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Mon 9 Sep 2013 03:35 PM

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Dubai's Al Futtaim bids $86m for Kenyan car retailer

Conglomerate eyes first investment in sub-Saharan Africa with offer for CMC Holdings

Dubai's Al Futtaim bids $86m for Kenyan car retailer
(AFP/Getty Images - for illustrative purposes only)

Dubai-based conglomerate Al Futtaim Group is eyeing its first investment in sub-Saharan Africa with an offer worth $86 million to take full control of Nairobi-listed car retailer CMC Holdings.

Al Futtaim will offer 13 shillings ($0.15) per share for CMC, with 50.6 percent of existing shareholders having pledged to accept the takeover offer, it said in a statement on Monday.

Gulf Arab companies are boosting their investments in Africa lured by the continent's untapped resources and marking a shift away from their traditionally preferred markets such as the United States and Europe.

The offer represents one of the biggest inflows of foreign investment into the Kenyan economy this year and showed the increasing attractiveness of African companies to firms looking to expand in the continent, Al Futtaim, which operates through 100 companies across 20 markets, said.

CMC Holdings, which owns dealerships in Kenya, Tanzania and Uganda and has exclusive distribution rights for Ford, has not traded publicly since September 2011 when Kenya's Capital Markets Authority suspended the stock due to a boardroom row.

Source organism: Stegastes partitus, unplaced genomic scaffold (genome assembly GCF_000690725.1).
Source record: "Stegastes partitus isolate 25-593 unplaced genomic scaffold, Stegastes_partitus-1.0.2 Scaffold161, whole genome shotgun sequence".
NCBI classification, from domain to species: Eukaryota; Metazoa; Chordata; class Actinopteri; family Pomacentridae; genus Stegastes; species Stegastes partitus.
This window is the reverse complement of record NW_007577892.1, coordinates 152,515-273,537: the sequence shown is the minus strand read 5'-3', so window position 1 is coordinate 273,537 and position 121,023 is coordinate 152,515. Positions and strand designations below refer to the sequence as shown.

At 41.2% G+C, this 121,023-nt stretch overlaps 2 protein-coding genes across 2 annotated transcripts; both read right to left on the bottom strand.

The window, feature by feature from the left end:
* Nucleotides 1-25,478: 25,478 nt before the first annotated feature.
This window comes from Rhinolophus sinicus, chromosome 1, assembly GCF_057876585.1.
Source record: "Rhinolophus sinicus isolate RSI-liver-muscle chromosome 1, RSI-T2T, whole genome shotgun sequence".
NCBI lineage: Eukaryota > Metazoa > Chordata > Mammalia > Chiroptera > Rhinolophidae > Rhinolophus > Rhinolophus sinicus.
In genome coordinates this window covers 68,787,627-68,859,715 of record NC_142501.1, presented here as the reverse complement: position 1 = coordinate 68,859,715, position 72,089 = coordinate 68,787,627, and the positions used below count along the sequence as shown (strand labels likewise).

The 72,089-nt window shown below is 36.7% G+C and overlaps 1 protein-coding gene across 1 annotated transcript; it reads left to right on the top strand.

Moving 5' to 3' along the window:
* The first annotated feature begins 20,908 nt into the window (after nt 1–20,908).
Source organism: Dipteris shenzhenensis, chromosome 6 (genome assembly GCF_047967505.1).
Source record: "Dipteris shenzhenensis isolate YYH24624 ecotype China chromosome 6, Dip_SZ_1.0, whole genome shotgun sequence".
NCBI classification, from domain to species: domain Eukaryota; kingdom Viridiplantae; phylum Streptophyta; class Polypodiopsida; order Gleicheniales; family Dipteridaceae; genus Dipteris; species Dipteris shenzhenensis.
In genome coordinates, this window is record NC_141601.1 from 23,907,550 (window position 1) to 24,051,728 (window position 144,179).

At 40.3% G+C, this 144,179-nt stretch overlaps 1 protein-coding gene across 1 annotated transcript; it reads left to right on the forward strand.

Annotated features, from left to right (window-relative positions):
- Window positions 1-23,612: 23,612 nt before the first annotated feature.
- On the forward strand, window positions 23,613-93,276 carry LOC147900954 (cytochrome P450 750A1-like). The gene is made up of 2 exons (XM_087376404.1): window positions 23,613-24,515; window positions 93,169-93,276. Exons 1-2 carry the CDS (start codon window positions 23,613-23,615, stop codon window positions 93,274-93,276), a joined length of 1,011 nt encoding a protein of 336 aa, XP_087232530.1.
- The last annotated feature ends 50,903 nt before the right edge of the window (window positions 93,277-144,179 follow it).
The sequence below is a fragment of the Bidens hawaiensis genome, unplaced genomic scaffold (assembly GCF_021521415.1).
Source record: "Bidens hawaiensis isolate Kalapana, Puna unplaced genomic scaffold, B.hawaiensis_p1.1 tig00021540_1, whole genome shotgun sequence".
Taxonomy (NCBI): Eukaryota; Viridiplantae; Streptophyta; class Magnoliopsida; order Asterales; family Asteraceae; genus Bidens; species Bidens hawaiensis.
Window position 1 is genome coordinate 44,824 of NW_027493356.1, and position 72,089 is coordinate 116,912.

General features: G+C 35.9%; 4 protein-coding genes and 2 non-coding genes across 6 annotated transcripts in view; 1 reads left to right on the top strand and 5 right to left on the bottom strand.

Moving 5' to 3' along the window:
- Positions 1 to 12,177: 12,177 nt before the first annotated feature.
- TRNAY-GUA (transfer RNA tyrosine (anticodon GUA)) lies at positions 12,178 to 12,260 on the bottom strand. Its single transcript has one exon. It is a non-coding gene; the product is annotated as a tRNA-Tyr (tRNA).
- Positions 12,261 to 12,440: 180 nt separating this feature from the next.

Al Futtaim said its takeover offer would help CMC grow its current stable of brands, with Marwan Shehadeh, group director corporate development at Al Futtaim, describing the offer as the first step for the company in an expansion drive across Africa.

Al Futtaim is a family-run conglomerate with interests in a number of areas, including retail, real estate and hospitality and engineering. It has experience in car dealerships - it holds the franchise rights to market Toyota and Lexus vehicles in Dubai.

Egyptian investment bank EFG Hermes was advising Al Futtaim on the transaction, the statement added.

CMC reported a 59 percent drop in first-half pre-tax profit in May, blaming it on low demand in the period before the east African country's presidential elections - the first since the disputed 2007 vote which saw widespread violence following the poll.

Analysts said the loss of an exclusive distribution deal with Land Rover in February would impact CMC's revenues this financial year.

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